- Beware “We’re Sending/Streaming This Video To Coaches/Teams In ____________ (Insert Random Country Or Countries).” One day in 9th grade we had a substitute teacher. The sub had attended Central High in Philly; we were students at E&S High. Both schools are high-ranking academically and the sub got into a debate with students about which school was better. We boasted our 100% college acceptance rate and the substitute teacher shot that down by informing us of the following: the Community College of Philadelphia sent acceptance letters to every student at schools like ours (and his), without us even applying.That said, technically, I could tell you that if you send me a video of yourself playing that I’m sending it to 10 teams overseas and not, technically, be lying. I could send an email or post the video on my website and say I made it available to clubs in Japan and Australia and that’s the truth… It’s also available to President Obama if he happens to stumble across my site.If an agent of company claims to have contacts in certain places, they should have players playing there or have those contacts sitting in the bleachers watching you (which should be clear before you register).Be discerning.
- Camps Held In Las Vegas in July Have The Highest “Exposure” Possibilities Among U.S. Camps — And The Fiercest Competition. Camps held at this time of year in Vegas are at the same time as the NBA Summer League, which draws the highest-level decision-makers in the business of basketball. Every other camp will advertise this proximity — and many times, thats all it is: proximity — as one of their virtues. Knowing this, know that the competition at these camps will be the highest — the best players looking for the same jobs you’re looking for, the highest volume of players. At the same time, these camps will also have the most scouts/agents/coaches in attendance watching you.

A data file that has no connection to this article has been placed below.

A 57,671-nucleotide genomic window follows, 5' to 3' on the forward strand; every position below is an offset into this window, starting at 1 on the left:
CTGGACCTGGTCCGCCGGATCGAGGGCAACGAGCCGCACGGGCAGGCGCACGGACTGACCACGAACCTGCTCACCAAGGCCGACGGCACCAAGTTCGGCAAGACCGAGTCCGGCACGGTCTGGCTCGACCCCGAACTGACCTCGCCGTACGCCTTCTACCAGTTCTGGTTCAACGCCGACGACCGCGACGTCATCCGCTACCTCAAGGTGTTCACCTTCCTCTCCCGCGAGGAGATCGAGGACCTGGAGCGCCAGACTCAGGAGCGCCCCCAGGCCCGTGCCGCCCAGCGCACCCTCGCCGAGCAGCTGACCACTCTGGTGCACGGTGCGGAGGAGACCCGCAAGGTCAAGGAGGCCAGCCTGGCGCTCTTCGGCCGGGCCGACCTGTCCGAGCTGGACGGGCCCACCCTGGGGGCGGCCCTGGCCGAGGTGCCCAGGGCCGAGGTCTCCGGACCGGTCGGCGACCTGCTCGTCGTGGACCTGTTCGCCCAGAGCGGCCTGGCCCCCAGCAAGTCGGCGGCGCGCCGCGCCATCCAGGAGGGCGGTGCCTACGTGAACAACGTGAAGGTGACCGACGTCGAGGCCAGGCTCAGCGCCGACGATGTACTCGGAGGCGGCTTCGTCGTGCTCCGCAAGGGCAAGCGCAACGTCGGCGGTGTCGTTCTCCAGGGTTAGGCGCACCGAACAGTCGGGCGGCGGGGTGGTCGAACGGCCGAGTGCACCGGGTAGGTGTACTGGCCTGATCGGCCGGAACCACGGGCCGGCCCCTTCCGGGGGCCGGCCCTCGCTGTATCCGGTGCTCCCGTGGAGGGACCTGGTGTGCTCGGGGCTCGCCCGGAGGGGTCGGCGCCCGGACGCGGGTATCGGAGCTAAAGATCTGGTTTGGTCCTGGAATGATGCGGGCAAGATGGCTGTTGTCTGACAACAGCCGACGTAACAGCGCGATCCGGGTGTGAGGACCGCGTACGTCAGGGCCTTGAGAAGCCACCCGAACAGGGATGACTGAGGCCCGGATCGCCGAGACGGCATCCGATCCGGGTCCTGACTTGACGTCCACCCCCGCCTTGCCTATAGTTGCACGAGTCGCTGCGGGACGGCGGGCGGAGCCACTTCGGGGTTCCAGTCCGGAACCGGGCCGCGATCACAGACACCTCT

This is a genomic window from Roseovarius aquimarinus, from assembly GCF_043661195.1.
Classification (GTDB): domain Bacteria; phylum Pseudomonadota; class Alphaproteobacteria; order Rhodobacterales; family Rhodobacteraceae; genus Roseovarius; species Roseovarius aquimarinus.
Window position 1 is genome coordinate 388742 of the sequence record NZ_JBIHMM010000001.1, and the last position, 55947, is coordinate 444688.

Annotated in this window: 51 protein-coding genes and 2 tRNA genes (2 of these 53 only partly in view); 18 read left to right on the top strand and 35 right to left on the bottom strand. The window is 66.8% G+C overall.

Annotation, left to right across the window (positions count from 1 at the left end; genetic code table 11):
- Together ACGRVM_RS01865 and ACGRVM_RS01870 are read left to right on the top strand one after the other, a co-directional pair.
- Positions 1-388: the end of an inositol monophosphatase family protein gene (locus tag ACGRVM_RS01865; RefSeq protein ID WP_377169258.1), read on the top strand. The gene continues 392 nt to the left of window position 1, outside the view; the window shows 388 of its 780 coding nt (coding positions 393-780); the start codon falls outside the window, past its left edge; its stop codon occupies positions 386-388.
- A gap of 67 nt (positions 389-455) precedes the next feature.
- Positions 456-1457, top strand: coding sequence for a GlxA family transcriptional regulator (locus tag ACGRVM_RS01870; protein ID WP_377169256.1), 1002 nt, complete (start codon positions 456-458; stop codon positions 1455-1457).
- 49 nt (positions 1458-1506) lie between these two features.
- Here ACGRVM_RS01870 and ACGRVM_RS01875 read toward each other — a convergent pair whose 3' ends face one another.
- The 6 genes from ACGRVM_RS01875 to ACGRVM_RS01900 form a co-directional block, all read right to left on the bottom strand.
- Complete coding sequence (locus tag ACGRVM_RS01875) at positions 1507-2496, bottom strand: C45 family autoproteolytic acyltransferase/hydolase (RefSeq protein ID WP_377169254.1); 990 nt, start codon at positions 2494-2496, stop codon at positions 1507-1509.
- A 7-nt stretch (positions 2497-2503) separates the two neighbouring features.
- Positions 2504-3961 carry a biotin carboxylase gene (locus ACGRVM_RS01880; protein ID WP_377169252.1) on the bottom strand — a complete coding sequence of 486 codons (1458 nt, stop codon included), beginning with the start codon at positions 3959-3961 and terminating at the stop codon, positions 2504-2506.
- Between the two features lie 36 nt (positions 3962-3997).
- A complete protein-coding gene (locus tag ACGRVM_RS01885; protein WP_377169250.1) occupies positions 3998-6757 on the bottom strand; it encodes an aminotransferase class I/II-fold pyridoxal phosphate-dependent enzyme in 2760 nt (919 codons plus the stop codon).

- The Best Camps for Me, In My Experience, Were Held In Europe. Several reasons why: 1) More scouts and coaches will show up since it is closer for them, and travel within European countries is relatively cheap. 2) There will be fewer players in general (and fewer Americans). We Americans are dreamers — when we couldn’t break 15 points in a rec league, we’ll still pony up $150 to try out for the D-League. Europeans, in my experience, tend to have a more practical worldview — by age 21, they know if basketball is their future or if it isn’t. Meaning, there won’t be so many of them trying out at some camp because they’re seeking a cheap thrill. In US camps, this is prevalent. 3) The foreign scouts can watch you perform under game conditions (officiating, coaching, style of play) similar to the ones you’d play under if you were to be signed by them.These European camps also cost much more — usually around $300-450 and up just to register for the camp (usually includes the double-room hotel stay, 1-2 meals per day, camp uniform) — and you cover your own travel costs. You are looking at an invest of around $2,000 when everything is factored in. I have been to a few European-based pro camps and the experiences alone made them worth it. See the video series on the the Pro Camps Guide for more on this.
- All Of This Stated, One Great Stretch Of Play Can Change Your Future. That’s all it takes. You ready?